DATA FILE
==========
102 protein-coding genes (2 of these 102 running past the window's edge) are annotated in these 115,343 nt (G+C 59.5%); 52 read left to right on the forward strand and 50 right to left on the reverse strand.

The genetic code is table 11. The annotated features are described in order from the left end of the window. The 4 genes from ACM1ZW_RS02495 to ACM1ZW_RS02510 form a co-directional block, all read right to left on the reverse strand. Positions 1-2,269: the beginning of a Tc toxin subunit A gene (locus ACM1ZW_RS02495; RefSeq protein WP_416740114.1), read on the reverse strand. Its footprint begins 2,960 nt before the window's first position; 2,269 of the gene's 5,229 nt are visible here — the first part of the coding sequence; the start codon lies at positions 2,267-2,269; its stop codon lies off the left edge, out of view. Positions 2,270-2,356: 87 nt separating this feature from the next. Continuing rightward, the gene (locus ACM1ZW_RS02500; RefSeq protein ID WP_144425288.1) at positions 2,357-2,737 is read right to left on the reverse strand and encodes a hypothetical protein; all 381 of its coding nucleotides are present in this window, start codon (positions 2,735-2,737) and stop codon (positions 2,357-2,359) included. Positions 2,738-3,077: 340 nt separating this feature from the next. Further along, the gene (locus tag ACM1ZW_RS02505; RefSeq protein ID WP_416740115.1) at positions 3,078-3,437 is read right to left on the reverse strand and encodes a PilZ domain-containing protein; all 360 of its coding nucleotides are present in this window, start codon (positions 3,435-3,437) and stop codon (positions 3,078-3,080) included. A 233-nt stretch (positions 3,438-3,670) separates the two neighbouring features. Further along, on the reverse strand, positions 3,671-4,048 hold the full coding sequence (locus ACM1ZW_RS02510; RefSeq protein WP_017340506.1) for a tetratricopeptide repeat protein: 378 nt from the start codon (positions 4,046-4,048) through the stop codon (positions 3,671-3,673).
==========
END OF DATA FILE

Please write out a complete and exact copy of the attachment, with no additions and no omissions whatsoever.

102 protein-coding genes (2 of these 102 running past the window's edge) are annotated in these 115,343 nt (G+C 59.5%); 52 read left to right on the forward strand and 50 right to left on the reverse strand.

The genetic code is table 11. The annotated features are described in order from the left end of the window. The 4 genes from ACM1ZW_RS02495 to ACM1ZW_RS02510 form a co-directional block, all read right to left on the reverse strand. Positions 1-2,269: the beginning of a Tc toxin subunit A gene (locus ACM1ZW_RS02495; RefSeq protein WP_416740114.1), read on the reverse strand. Its footprint begins 2,960 nt before the window's first position; 2,269 of the gene's 5,229 nt are visible here — the first part of the coding sequence; the start codon lies at positions 2,267-2,269; its stop codon lies off the left edge, out of view. Positions 2,270-2,356: 87 nt separating this feature from the next. Continuing rightward, the gene (locus ACM1ZW_RS02500; RefSeq protein ID WP_144425288.1) at positions 2,357-2,737 is read right to left on the reverse strand and encodes a hypothetical protein; all 381 of its coding nucleotides are present in this window, start codon (positions 2,735-2,737) and stop codon (positions 2,357-2,359) included. Positions 2,738-3,077: 340 nt separating this feature from the next. Further along, the gene (locus tag ACM1ZW_RS02505; RefSeq protein ID WP_416740115.1) at positions 3,078-3,437 is read right to left on the reverse strand and encodes a PilZ domain-containing protein; all 360 of its coding nucleotides are present in this window, start codon (positions 3,435-3,437) and stop codon (positions 3,078-3,080) included. A 233-nt stretch (positions 3,438-3,670) separates the two neighbouring features. Further along, on the reverse strand, positions 3,671-4,048 hold the full coding sequence (locus ACM1ZW_RS02510; RefSeq protein WP_017340506.1) for a tetratricopeptide repeat protein: 378 nt from the start codon (positions 4,046-4,048) through the stop codon (positions 3,671-3,673).